Semicolons help my prose by letting it breathe. I like long sentences, and there are cases when a comma won’t necessarily do, because I need a hierarchy of pauses: if you look above at the first sentence I quoted, you can see that using only commas would have made it very confusing. It could have been punctuated slightly differently, by removing nearly all the commas and replacing the semicolons by commas (aka “downsizing”, a trick I often use when I need to prune out semicolons), but it wouldn’t have been the same sentence, either (actually, parts of it would need to be rewritten). The way it’s punctuated makes it flow differently.

I also like rhythm in my shorter sentences, and there are also cases where I need a longer pause than that indicated by a simple comma.

For instance, here, in my book The House of Binding Thorns:

You’re jealous, Thuan thought. They’re closer; closer than you are to your mother.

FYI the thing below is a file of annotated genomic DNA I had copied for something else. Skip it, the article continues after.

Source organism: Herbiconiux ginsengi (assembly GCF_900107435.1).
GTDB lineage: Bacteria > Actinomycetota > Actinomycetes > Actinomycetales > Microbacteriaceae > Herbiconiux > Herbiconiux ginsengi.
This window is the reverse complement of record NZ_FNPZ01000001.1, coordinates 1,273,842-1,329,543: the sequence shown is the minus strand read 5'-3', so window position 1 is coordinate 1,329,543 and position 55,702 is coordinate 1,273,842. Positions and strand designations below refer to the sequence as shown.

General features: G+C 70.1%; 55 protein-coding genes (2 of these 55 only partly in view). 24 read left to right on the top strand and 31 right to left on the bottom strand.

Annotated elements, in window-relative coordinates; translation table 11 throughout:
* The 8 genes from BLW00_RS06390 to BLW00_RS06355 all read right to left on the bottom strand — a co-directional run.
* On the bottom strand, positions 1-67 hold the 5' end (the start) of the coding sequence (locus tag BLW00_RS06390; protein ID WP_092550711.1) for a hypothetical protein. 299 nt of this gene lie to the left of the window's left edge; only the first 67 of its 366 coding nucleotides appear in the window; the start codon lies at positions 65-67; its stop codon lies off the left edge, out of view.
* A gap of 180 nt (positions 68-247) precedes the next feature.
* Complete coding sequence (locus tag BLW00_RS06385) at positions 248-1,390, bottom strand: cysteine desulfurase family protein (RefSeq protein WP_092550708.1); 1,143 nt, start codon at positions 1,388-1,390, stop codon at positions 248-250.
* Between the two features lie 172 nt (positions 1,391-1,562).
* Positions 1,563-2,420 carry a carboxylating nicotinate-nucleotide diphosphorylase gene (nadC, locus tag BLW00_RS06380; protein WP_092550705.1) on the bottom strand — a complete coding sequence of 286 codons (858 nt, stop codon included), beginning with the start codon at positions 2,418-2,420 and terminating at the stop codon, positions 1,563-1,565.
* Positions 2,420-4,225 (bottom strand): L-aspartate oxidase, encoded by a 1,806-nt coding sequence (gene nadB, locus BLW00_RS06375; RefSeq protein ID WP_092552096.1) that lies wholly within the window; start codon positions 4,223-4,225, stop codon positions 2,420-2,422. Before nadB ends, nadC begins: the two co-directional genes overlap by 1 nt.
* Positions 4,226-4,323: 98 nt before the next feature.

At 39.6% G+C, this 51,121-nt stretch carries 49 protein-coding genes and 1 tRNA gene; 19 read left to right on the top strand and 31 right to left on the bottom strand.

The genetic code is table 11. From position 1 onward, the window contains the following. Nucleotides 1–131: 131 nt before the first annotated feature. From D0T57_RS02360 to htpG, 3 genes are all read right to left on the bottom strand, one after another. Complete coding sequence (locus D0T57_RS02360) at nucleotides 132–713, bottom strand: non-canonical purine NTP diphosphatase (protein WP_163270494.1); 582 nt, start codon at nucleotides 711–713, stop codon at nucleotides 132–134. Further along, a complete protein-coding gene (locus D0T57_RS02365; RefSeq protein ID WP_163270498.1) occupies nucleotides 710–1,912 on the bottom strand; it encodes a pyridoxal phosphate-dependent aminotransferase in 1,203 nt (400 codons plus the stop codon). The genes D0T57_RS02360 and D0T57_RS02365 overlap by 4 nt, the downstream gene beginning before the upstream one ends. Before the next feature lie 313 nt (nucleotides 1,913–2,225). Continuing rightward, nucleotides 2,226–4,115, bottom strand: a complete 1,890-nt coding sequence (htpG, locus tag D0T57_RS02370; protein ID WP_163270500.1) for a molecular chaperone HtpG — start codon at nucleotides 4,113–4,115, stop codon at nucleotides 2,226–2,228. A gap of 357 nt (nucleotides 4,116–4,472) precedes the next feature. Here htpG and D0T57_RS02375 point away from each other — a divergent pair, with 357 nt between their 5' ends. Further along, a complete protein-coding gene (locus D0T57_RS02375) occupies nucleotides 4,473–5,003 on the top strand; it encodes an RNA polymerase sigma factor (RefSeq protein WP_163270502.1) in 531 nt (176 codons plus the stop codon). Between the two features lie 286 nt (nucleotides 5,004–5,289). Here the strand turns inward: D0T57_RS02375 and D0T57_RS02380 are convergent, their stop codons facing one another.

I could most certainly get away with a comma instead of the semicolon, but the text doesn’t quite read the same. The longer pause means the last clause has a stronger highlight, and that’s exactly what I need here, as it’s the key to the relationship between the characters. I could also have used a period for emphasis, but again it’s not the same effect.

The most common objection to use of semicolons I see is that they’re clunky; the second most common is that their usage should conform to style guides such as The Chicago Manual of Style, or various grammar manuals.

I did say I was in the camp of fighting to the death for semicolons, right? Let me get out my trusty sword [1].


All right. *flourishes sword in a vaguely threatening manner* [2] First off, no such thing as clunky: to be sure, you can use semicolons to excess (true story: all my drafts go through a semicolon removal pass where I ruthlessly uproot the tangle of excessive punctuation in order to let the remaining semicolons and em-dashes shine [3]). But to simply remove them altogether from the writing vocabulary is a little like saying you’re never going to use a drill with a hammer action to affix something to a wall — it’s fine until you actually hit the concrete wall!